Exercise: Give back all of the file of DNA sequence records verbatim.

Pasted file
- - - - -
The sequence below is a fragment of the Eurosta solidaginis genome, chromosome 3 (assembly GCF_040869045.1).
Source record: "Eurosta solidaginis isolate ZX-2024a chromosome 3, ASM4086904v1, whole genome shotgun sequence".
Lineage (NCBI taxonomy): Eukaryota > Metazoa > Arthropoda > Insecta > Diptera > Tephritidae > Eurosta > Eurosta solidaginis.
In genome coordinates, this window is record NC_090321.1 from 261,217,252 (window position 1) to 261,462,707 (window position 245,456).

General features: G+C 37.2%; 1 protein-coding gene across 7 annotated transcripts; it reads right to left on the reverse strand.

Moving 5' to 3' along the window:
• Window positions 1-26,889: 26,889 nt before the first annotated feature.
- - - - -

The sequence below is a fragment of the Eurosta solidaginis genome, chromosome 3 (assembly GCF_040869045.1).
Source record: "Eurosta solidaginis isolate ZX-2024a chromosome 3, ASM4086904v1, whole genome shotgun sequence".
Lineage (NCBI taxonomy): Eukaryota > Metazoa > Arthropoda > Insecta > Diptera > Tephritidae > Eurosta > Eurosta solidaginis.
In genome coordinates, this window is record NC_090321.1 from 261,217,252 (window position 1) to 261,462,707 (window position 245,456).

General features: G+C 37.2%; 1 protein-coding gene across 7 annotated transcripts; it reads right to left on the reverse strand.

Moving 5' to 3' along the window:
• Window positions 1-26,889: 26,889 nt before the first annotated feature.